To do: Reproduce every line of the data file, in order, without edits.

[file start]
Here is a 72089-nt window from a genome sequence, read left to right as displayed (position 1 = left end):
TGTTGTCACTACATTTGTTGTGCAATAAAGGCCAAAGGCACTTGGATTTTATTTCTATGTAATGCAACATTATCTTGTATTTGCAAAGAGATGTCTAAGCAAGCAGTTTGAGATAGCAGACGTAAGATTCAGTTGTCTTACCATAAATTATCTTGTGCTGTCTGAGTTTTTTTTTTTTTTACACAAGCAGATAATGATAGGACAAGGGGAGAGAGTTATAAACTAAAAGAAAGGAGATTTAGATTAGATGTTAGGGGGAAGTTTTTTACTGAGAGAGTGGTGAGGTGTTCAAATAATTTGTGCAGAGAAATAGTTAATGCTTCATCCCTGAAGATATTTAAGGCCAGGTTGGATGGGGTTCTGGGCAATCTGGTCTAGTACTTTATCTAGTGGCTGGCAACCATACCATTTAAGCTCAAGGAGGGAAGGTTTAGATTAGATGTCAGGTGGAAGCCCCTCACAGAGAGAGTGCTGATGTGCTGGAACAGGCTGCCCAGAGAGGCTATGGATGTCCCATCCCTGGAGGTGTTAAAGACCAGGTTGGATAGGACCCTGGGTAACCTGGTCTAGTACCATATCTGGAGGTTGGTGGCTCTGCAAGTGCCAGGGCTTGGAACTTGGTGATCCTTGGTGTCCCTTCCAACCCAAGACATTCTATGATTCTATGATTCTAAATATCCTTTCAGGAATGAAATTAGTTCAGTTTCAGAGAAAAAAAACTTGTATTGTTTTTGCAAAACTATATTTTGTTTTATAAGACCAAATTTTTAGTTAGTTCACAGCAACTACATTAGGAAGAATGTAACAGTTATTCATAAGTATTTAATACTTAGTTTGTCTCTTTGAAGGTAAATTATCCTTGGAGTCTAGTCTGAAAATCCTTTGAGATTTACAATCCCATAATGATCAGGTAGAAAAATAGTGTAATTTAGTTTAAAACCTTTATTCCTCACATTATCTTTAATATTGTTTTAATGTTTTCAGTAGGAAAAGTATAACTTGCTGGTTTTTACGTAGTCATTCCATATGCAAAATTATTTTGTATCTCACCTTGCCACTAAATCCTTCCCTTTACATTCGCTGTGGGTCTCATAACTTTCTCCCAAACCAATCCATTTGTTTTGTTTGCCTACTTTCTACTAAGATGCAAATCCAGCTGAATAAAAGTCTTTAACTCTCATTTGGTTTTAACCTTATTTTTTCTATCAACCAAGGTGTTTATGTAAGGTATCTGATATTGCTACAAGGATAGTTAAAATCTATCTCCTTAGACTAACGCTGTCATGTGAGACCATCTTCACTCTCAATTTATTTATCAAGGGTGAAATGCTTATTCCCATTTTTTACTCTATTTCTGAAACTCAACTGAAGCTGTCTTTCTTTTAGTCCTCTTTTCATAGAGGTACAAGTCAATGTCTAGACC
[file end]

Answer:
Here is a 72089-nt window from a genome sequence, read left to right as displayed (position 1 = left end):
TGTTGTCACTACATTTGTTGTGCAATAAAGGCCAAAGGCACTTGGATTTTATTTCTATGTAATGCAACATTATCTTGTATTTGCAAAGAGATGTCTAAGCAAGCAGTTTGAGATAGCAGACGTAAGATTCAGTTGTCTTACCATAAATTATCTTGTGCTGTCTGAGTTTTTTTTTTTTTTACACAAGCAGATAATGATAGGACAAGGGGAGAGAGTTATAAACTAAAAGAAAGGAGATTTAGATTAGATGTTAGGGGGAAGTTTTTTACTGAGAGAGTGGTGAGGTGTTCAAATAATTTGTGCAGAGAAATAGTTAATGCTTCATCCCTGAAGATATTTAAGGCCAGGTTGGATGGGGTTCTGGGCAATCTGGTCTAGTACTTTATCTAGTGGCTGGCAACCATACCATTTAAGCTCAAGGAGGGAAGGTTTAGATTAGATGTCAGGTGGAAGCCCCTCACAGAGAGAGTGCTGATGTGCTGGAACAGGCTGCCCAGAGAGGCTATGGATGTCCCATCCCTGGAGGTGTTAAAGACCAGGTTGGATAGGACCCTGGGTAACCTGGTCTAGTACCATATCTGGAGGTTGGTGGCTCTGCAAGTGCCAGGGCTTGGAACTTGGTGATCCTTGGTGTCCCTTCCAACCCAAGACATTCTATGATTCTATGATTCTAAATATCCTTTCAGGAATGAAATTAGTTCAGTTTCAGAGAAAAAAAACTTGTATTGTTTTTGCAAAACTATATTTTGTTTTATAAGACCAAATTTTTAGTTAGTTCACAGCAACTACATTAGGAAGAATGTAACAGTTATTCATAAGTATTTAATACTTAGTTTGTCTCTTTGAAGGTAAATTATCCTTGGAGTCTAGTCTGAAAATCCTTTGAGATTTACAATCCCATAATGATCAGGTAGAAAAATAGTGTAATTTAGTTTAAAACCTTTATTCCTCACATTATCTTTAATATTGTTTTAATGTTTTCAGTAGGAAAAGTATAACTTGCTGGTTTTTACGTAGTCATTCCATATGCAAAATTATTTTGTATCTCACCTTGCCACTAAATCCTTCCCTTTACATTCGCTGTGGGTCTCATAACTTTCTCCCAAACCAATCCATTTGTTTTGTTTGCCTACTTTCTACTAAGATGCAAATCCAGCTGAATAAAAGTCTTTAACTCTCATTTGGTTTTAACCTTATTTTTTCTATCAACCAAGGTGTTTATGTAAGGTATCTGATATTGCTACAAGGATAGTTAAAATCTATCTCCTTAGACTAACGCTGTCATGTGAGACCATCTTCACTCTCAATTTATTTATCAAGGGTGAAATGCTTATTCCCATTTTTTACTCTATTTCTGAAACTCAACTGAAGCTGTCTTTCTTTTAGTCCTCTTTTCATAGAGGTACAAGTCAATGTCTAGACC